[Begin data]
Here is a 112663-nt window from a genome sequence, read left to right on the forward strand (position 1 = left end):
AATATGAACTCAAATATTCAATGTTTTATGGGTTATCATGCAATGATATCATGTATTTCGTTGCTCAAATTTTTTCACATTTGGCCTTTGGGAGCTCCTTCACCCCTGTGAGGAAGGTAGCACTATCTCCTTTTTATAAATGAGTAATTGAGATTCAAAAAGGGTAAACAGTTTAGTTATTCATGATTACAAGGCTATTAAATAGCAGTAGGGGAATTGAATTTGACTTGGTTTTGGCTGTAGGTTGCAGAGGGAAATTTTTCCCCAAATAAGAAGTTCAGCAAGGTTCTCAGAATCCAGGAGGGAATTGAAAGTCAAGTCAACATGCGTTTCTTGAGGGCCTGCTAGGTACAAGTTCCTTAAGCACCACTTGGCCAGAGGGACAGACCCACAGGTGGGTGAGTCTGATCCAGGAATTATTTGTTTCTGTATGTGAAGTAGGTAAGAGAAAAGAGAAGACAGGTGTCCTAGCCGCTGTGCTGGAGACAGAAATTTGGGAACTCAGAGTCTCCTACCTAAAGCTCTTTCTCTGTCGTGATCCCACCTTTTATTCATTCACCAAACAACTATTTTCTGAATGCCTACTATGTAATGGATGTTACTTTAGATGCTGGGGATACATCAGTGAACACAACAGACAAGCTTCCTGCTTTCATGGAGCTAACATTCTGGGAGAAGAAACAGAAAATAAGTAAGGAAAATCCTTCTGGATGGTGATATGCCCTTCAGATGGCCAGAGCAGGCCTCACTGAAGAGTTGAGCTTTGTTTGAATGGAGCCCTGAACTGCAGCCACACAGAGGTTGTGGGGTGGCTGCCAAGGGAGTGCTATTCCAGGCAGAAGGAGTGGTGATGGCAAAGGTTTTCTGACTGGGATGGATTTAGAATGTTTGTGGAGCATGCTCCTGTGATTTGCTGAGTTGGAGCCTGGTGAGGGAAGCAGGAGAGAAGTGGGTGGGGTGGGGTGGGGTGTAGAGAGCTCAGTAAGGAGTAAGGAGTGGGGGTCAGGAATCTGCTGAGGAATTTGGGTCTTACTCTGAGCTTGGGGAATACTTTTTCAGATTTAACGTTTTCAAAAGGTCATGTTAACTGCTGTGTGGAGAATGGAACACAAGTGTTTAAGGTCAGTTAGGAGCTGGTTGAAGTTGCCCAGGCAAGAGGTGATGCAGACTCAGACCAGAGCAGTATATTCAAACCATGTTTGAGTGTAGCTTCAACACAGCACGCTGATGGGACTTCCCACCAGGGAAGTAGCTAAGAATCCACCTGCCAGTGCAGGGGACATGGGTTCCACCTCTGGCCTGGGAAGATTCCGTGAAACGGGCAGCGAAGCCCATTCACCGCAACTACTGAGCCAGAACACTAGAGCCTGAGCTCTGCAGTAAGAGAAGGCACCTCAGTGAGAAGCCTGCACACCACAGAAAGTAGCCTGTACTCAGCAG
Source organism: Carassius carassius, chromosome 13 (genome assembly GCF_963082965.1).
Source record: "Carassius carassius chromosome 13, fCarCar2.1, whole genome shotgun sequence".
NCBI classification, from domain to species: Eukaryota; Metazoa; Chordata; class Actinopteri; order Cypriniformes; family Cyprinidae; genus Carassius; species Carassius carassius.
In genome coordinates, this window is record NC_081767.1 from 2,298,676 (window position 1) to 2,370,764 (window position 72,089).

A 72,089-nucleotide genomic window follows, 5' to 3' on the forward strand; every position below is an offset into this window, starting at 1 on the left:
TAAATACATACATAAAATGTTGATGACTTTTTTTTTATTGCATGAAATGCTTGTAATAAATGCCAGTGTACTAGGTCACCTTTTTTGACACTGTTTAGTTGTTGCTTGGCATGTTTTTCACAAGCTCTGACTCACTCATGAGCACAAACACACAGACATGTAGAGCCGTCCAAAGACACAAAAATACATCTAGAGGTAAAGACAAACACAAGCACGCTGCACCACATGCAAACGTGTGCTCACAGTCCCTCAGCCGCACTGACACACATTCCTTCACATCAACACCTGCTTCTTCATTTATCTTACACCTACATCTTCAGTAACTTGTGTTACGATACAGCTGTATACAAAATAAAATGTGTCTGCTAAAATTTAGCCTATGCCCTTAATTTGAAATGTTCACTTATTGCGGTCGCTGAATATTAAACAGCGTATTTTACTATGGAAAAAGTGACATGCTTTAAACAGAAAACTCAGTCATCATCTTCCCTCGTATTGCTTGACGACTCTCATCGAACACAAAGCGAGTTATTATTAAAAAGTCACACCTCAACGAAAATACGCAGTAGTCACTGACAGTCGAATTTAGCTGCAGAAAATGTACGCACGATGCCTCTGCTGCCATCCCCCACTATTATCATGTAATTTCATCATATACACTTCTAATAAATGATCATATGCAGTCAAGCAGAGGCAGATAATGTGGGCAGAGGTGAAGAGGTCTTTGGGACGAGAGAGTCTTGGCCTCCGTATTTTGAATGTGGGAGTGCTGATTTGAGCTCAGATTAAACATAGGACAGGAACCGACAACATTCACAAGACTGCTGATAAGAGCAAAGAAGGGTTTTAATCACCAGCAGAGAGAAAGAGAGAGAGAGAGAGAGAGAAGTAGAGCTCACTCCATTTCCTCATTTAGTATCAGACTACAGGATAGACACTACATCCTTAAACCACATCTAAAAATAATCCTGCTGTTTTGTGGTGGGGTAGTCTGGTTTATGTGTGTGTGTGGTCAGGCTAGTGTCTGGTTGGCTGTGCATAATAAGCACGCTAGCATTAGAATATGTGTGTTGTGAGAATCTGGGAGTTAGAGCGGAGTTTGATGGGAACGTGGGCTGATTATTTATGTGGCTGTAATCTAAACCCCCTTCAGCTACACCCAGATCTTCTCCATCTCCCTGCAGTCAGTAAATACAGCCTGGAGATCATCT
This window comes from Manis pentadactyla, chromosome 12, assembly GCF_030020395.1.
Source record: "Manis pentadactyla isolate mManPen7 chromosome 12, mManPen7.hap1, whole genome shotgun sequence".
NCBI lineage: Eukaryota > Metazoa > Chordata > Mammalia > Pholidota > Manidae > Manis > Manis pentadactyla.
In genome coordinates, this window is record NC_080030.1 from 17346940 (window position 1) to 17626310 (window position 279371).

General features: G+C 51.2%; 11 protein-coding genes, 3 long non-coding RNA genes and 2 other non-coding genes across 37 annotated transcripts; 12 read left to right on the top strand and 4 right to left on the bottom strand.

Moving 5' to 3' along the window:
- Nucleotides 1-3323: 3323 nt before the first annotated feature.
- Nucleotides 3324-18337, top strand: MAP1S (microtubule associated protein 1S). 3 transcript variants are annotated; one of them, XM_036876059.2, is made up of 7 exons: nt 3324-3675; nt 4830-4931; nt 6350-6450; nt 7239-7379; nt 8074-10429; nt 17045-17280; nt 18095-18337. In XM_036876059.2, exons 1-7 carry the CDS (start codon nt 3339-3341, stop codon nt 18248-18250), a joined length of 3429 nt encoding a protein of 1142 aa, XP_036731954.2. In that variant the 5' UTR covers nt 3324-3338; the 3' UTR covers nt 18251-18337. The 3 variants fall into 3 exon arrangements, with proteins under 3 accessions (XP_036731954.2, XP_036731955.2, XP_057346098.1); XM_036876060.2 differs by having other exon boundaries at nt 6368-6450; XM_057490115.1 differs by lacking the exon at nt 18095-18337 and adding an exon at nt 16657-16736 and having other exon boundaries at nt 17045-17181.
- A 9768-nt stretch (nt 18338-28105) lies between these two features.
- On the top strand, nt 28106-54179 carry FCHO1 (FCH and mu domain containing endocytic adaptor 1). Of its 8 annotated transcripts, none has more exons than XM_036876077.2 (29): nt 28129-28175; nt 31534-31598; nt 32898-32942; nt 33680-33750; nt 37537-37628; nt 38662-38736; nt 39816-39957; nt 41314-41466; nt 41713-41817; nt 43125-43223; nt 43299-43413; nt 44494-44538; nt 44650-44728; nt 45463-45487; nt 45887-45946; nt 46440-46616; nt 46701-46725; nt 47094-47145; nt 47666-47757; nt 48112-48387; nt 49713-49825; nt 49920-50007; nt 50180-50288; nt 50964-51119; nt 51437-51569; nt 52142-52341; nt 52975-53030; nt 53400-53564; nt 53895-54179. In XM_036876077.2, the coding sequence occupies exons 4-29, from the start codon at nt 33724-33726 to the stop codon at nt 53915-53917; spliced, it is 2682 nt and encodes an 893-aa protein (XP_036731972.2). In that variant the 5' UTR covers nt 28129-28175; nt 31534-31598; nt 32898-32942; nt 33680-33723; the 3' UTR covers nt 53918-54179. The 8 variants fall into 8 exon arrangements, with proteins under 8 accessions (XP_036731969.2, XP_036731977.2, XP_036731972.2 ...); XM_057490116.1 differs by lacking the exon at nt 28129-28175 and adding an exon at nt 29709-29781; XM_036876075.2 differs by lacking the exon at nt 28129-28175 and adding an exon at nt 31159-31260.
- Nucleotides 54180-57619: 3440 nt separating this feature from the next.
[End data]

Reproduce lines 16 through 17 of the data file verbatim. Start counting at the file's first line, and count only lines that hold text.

- Nucleotides 3324-18337, top strand: MAP1S (microtubule associated protein 1S). 3 transcript variants are annotated; one of them, XM_036876059.2, is made up of 7 exons: nt 3324-3675; nt 4830-4931; nt 6350-6450; nt 7239-7379; nt 8074-10429; nt 17045-17280; nt 18095-18337. In XM_036876059.2, exons 1-7 carry the CDS (start codon nt 3339-3341, stop codon nt 18248-18250), a joined length of 3429 nt encoding a protein of 1142 aa, XP_036731954.2. In that variant the 5' UTR covers nt 3324-3338; the 3' UTR covers nt 18251-18337. The 3 variants fall into 3 exon arrangements, with proteins under 3 accessions (XP_036731954.2, XP_036731955.2, XP_057346098.1); XM_036876060.2 differs by having other exon boundaries at nt 6368-6450; XM_057490115.1 differs by lacking the exon at nt 18095-18337 and adding an exon at nt 16657-16736 and having other exon boundaries at nt 17045-17181.
- A 9768-nt stretch (nt 18338-28105) lies between these two features.